Additional evidence that copper activates transcription via ROS was demonstrated in studies in which cells were treated with aspirin or vitamin E. Treatment with aspirin or vitamin E led to decreases in copper-induced transcription, using MREd′5CAT or ARE4CAT reporters (Table 2). The decrease was greater for ARE4CAT, which is consistent with reduction in oxidative stress. In addition, the level of reporter gene expression did not change when aspirin or vitamin E was added simultaneously with the metal, suggesting that the effects of copper were primarily intracellular (results not shown). The mechanisms by which aspirin and vitamin E treatment reduce copper-inducible transcription are currently unclear. Vitamin E is a lipid soluble vitamin that acts as an antioxidant in cells to interrupt the propagation of lipid peroxidation in the plasma membrane (6). Treatment with vitamin E may reduce the formation of secondary products of lipid peroxidation that can potentially trigger signal transduction pathways. The effects of aspirin are likely due to a different mechanism. Salicylic acid is commonly used as a trap for hydroxyl radicals, which suggests that aspirin may act as a radical scavenger. Aspirin also possesses some degree of metal-binding ability and may thus withdraw copper ions from the site of ROS formation.
To identify potential signal transduction pathways that may mediate copper-activated transcription, the effects of kinase inhibitors on metal-activated transcription were examined. Inhibition of PKC activity prevents both ARE- and MRE-mediated transcription (Fig. 5). This observation suggests that copper activates both metal- and oxidative stress-responsive cascades through signaling pathways that are regulated by PKC. This is similar to previous results that demonstrated the involvement of PKC in metal-inducible transcription, which is activated by zinc and cadmium (30, 41). In addition, it has been shown that inhibition of PKC in Chinese hamster ovary cells blocks MT mRNA transcription, suggesting that PKC is essential for MT expression (53). The inhibition of ARE-mediated, copper-inducible transcription is consistent with PKC regulation of the oxidative stress response (17).
MAPK inhibitors were used individually and in combinations to identify the MAPK pathways that may be involved in regulating copper-inducible transcription. Copper is capable of activating the three MAPK pathways (ERK, p38, and JNK), often in a cell type-specific manner (25, 39). Inhibition of ERK1/2 did not have a significant effect on copper activation of –153CAT and MREd5′CAT reporter genes (Fig. 6). Inhibition of JNK/SAPK or p38 activity led to an increase in copper-inducible transcription, which suggests that JNK/SAPK and p38 may be negative regulators of the response to copper. Whereas ERK1/2 inhibition alone had little effect, in combination with p38 inhibition there was a significant decrease in reporter gene activity (Fig. 7). A similar response was observed when ERK1/2 and JNK/SAPK were both inhibited. Inhibition of both JNK/SAPK and p38 led to a significant increase in copper activation, consistent with inhibition of either pathway alone. Inhibition of all three kinases led to a strong reduction in copper-inducible transcription, which suggests that ERK1/2 has a dominant effect over both p38 and JNK (Fig. 7). Comparable results were obtained when the three MAPK pathways and zinc- and cadmium-inducible transcription were examined (unpublished data). It has been suggested that ERK is capable of attenuating both p38 and JNK activity through its activation of MAP kinase phosphatase-1 (MKP-1). ERK phosphorylation of MKP-1 thereby activates it to dephosphorylate p38 and JNK, resulting in an attenuation of their activity (12). These findings may explain the decreases in copper-induced MT transcription in response to the inhibitor combinations (Fig. 7).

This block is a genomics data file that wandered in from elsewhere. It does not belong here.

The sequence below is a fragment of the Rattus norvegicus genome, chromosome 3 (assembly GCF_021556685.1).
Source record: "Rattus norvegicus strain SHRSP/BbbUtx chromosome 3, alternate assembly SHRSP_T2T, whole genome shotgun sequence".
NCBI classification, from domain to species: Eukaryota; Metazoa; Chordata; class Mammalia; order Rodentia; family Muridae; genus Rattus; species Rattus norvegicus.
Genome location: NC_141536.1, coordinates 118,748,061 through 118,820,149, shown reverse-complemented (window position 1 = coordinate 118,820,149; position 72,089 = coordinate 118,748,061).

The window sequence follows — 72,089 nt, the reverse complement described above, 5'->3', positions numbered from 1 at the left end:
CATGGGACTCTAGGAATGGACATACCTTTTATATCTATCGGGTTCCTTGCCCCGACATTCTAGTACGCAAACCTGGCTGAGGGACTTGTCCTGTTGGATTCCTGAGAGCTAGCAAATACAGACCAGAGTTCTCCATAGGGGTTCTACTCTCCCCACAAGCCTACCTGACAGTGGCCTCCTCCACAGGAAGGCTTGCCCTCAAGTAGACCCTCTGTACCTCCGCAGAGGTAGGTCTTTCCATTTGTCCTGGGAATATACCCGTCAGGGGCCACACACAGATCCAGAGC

The kinase inhibitor studies are consistent with a model in which copper activates a MAPK signal transduction cascade to ultimately affect the level of MTF-1 phosphorylation to induce transcription. This model is similar to that previously reported for cadmium and zinc (41). It is unlikely that copper is directly binding to MTF-1 to activate transcription; however, an alternative model suggests that copper may displace zinc from MT (54). The “free” zinc would then bind to a zinc finger in MTF-1 that would allow the transcription factor to bind to the MRE and activate transcription.
The results presented in this report support a model in which copper activates transcription via both metal- and oxidative stress-responsive mechanisms. Copper is able to activate transcription through MREs and AREs. In addition, glutathione modulates the level of metal- and oxidative stress-inducible transcription. In COS-7 cells, the ERK1/2 pathway exerts a dominant effect relative to p38 and JNK in regulating metal-inducible MT transcription. Both metals and ROS can independently affect the activity of members of the three MAPK signaling pathways. Thus the roles of specific kinases in regulating transcription in response to these activators may be overlapping. Furthermore, there are additional signaling pathways (casein kinase II, calcium-activated kinase) that participate in the regulation of metal-responsive MT activation (41). Additional studies will be required to more adequately assess copper activation of signal transduction and transcription.
We thank Dr. Glen Andrews (University of Kansas Medical Center) for providing the mouse MT-1-based CAT reporter plasmids and dko7 cells, Drs. Truyen Nguyen and Cecil Pickett (Schering Plough Research Institute) for the NQO1 plasmids, and Dr. Roger Davis (Howard Hughes Medical Institute, University of Massachusetts Medical Center) for the pcDNA3-Flag-MKK4 (Ala) plasmid.
This work was supported in part by National Institute of Environmental Health Sciences Grants ES-10356 and 5T32-ES-07031-22.
The costs of publication of this article were defrayed in part by the payment of page charges. The article must therefore be hereby marked “advertisement” in accordance with 18 U.S.C. Section 1734 solely to indicate this fact.
- Copyright © 2004 the American Physiological Society